Friday, October 16, 2009


More on the Nordhaus project in a later blog but in this one I want to go back to one of the themes of this blog - interdependencies and geographies. One of the key data sources for information on the workings of modern economies comes from input-output data. Simply put this data is based on the concept that industries both produce and consume commodities. These interactions can then be developed as a matrix alongside others inputs such as labour etc as well as outputs that leave the system e.g. finished goods and exports.

However, the core industry X industry matrix can tell us a lot about the uniqueness of each economy

Input-output data is now available for a very wide range of countries and spanning a number of decades in some instances.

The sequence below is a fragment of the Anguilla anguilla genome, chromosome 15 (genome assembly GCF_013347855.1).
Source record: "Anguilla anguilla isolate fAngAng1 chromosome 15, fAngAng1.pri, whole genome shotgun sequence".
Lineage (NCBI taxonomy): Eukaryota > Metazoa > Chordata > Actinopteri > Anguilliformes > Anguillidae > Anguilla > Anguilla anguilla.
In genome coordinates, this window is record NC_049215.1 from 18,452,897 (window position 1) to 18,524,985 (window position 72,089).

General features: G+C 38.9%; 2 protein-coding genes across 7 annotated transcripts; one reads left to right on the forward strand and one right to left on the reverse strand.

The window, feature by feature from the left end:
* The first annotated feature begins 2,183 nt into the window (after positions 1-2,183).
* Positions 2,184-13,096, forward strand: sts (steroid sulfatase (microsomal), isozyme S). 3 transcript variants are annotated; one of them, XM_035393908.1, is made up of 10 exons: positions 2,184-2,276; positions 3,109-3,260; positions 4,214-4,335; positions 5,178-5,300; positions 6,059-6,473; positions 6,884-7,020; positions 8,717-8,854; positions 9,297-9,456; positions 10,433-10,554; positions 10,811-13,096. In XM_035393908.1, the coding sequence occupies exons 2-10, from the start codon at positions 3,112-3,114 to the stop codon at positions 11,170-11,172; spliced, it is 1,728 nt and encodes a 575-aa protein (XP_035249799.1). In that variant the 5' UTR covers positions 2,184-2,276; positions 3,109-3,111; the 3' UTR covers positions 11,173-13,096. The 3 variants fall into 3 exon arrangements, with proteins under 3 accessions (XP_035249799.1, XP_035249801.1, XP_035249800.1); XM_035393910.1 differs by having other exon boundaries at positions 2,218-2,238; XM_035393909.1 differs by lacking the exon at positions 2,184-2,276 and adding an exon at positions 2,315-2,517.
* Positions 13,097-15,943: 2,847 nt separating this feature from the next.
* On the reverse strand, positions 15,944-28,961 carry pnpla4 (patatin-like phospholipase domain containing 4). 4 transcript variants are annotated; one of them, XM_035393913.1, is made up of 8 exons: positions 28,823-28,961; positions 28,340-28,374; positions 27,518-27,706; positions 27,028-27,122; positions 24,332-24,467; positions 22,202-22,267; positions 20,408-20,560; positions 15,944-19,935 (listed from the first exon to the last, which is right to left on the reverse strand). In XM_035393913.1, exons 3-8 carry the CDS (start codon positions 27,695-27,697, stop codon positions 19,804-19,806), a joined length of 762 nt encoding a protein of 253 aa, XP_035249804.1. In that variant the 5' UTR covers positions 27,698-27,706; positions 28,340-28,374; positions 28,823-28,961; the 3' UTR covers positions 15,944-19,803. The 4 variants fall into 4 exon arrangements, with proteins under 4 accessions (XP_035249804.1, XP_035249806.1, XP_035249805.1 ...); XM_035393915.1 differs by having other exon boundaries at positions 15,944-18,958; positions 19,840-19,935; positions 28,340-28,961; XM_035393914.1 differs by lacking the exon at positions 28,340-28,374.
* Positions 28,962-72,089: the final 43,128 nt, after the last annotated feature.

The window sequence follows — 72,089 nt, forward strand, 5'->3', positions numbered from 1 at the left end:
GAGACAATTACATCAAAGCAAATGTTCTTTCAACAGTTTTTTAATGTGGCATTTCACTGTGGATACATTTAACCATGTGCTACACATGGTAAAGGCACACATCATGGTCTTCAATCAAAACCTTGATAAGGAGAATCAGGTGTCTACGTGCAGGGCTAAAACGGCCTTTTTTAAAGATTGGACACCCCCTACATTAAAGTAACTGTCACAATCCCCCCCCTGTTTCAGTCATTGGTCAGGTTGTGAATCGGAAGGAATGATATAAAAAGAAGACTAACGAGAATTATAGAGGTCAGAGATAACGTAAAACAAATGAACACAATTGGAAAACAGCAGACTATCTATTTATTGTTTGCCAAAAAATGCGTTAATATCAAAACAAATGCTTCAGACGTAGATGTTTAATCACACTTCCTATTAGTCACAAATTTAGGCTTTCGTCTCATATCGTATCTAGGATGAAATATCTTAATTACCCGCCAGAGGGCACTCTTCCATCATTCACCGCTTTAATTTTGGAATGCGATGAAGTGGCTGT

There are many ways that I-O data can be mapped or developed (there is an entire journal devoted to this data (Economic Systems Research), however I have my own favourite which I developed about 18 years ago. I call these images econscapes.

You can see in this image that Australia has large industry complexes in both the resource based activities (agriculture, minerals and food) in the bottom left of the diagram as well as services (top right).

In contrast we could compare Australia with a country like Germany. In this diagram you can se much more activity across the middle diagonal line (manufacturing clusters).

Such diagrams are useful as there allows us to visualise the differences between countries so they are like economic structure fingerprints.

But there is a problem, these are done as a share of national GDP so although they are comparable in terms of relativities they are not directly comparable. More on this in the next post.

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